How America’s fears are letting the terrorists win

Published: The Daily Dot (December 22, 2015)

Forget about the terrorists. At his rate it seems like we’re determined through our own fear to allow the terrorists to win.

Allow me to explain.

Let’s start with the rash of school closings that have occurred over terrorist threats. The first (and without question most patently absurd) was the “clock boy” incident from earlier this year, when a 14-year-old Muslim boy in Texas was suspended and held by police for building an elaborate clock that one teacher believed was a bomb. Then, in the aftermath of the ISIS attacks in Paris and San Bernardino, the city of Los Angeles shut down all of its schools after receiving an email that administrators believed constituted a credible terrorist threat.

Around the same time, New York City’s schools also received a terrorist threat, although they refused to close on the grounds that it seemed (correctly, it turned out) to be a hoax. Finally, a school district in New Hampshire closed on Monday because of a threat that its administrators also feared might lead to a terrorist attack.

While a certain degree of caution is obviously justified in the post-9/11 era–to say nothing of our current ISIS-plagued time–the problem with such excessive responses is that they empower the Islamic terrorists we wish to fight. After all, by definition, a terrorist’s greatest weapon is the psychological grip they hold over the society they hope to coerce into fulfilling their political agenda.

When anyone can simply build a clock or threaten an entire school district and receive national news coverage, it reveals that the terrorists’ panic-mongering tactics have successfully changed how we view ourselves. Even worse, when those threats are able to have real-world consequence, it demonstrates that any individual or group willing to scare thousands as a way of drawing attention to itself can do so successfully.

Unfortunately, the damage caused by our fear of terrorism isn’t limited to real and imagined threats. In a Virginia county last week, a high school geography teacher instructed her class to practice Arabic calligraphy… and was treated with such a hostile and threatening response from many parents in the area that the school district was, you guessed it, pressured into closing. While one might think the parents would feel embarrassed at having caused the same type of public safety measure normally reserved for the terrorists themselves, many conservatives are already denouncing her and defending the parents who threatened her. Not only does this violate the teacher’s basic civil liberties, but it teaches the students in that area to implicitly associate the entire religion of Islam with fear and violence.

When anyone can simply build a clock or threaten an entire school district and receive national news coverage, it reveals that the terrorists’ panic-mongering tactics have successfully changed how we view ourselves.

Of course, this isn’t to say that our civil liberties haven’t also been jeopardized by the culture of fear. As Edward Snowden exposed two years ago, the National Security Agency began conducting warrantless (and thus illegal) spying on ordinary American citizens in the name of protecting us from terrorism starting shortly after the Sept. 11 attacks. Before Snowden’s whistleblowing, Americans already had the PATRIOT Act, which was passed after 9/11 to fight terrorism by (according to the American Civil Liberties Union) “ expanding the authority to monitor phone and email communications, collect bank and credit reporting records, and track the activity of innocent Americans on the Internet.” In the process, it acclimated Americans to the assumption that infringements on their liberty which they previously would have never permitted could somehow be rendered acceptable in the face of a sufficiently ominous external threat.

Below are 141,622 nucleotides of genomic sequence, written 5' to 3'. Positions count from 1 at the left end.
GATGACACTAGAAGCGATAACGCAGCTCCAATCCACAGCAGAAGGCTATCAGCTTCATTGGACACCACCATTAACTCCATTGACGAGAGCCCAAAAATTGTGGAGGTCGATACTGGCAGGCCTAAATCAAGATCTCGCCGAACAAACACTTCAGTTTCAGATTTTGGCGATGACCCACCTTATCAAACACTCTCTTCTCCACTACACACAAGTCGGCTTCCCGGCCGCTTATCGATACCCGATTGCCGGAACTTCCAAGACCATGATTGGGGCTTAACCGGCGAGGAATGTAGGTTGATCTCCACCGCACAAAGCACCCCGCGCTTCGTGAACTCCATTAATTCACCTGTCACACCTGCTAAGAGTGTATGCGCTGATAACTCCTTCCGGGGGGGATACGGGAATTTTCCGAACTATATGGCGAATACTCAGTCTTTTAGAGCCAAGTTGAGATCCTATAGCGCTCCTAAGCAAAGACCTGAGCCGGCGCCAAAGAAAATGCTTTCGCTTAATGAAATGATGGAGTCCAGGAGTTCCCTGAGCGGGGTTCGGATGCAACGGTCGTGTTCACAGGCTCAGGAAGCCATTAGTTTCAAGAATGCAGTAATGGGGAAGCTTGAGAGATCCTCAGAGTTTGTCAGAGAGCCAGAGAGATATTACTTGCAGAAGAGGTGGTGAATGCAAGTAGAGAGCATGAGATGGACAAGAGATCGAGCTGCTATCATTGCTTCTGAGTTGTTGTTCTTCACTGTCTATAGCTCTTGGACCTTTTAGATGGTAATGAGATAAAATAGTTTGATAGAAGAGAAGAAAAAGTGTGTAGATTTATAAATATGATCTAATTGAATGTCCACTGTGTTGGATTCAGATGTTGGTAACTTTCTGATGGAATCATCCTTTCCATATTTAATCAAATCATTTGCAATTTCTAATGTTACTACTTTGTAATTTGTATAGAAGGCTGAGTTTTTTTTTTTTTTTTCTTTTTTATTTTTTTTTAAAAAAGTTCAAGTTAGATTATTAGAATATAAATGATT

To understand the tragic flaw in this thinking, it’s important to realize that our Constitution wasn’t created by the naïve. Our founding fathers may not have imagined the technological advances that would enable modern terrorism, but they certainly understood that hostile powers from outside a democratic society could theoretically convince its members to forfeit their own freedoms.

“Those who would give up essential Liberty, to purchase a little temporary Safety, deserve neither liberty nor safety.” Benjamin Franklin famously observed.

While the context of Franklin’s statement is very different from the milieu of early-21st century anti-terrorism politics, it’s hard to imagine that either he or his counterparts would have wanted federal surveillance of ordinary citizens to become a status quo. Their belief in the primacy of individual liberty was one of the cornerstones of the ideology that built the American republic–and when terrorists are able to effectively compromise it, they have indeed scored an impressive victory over our nation’s values.

Finally, it’s worthwhile to examine GOP presidential candidate Donald Trump’s recent proposal to ban Muslim immigration. Despite the wave of criticism that it triggered, Trump’s policy actually has a considerable amount of support, with 50 percent of voters backing it when Trump’s name is attached and 55 percent doing so when it isn’t. For better or worse, this type of xenophobia is hardly new to the United States; groups from Germans to the Japanese have experienced immigration quotas and persecution during periods when their nations of origin were at war with our country. At the same time, the various social justice movements that have emerged over the past few decades had presumably put this type of knee-jerk prejudice to rest. When the menace of Islamic terrorism is able to spark a regression in our pluralistic ethos, this too is a major victory for the bad guys we’re supposed to fight.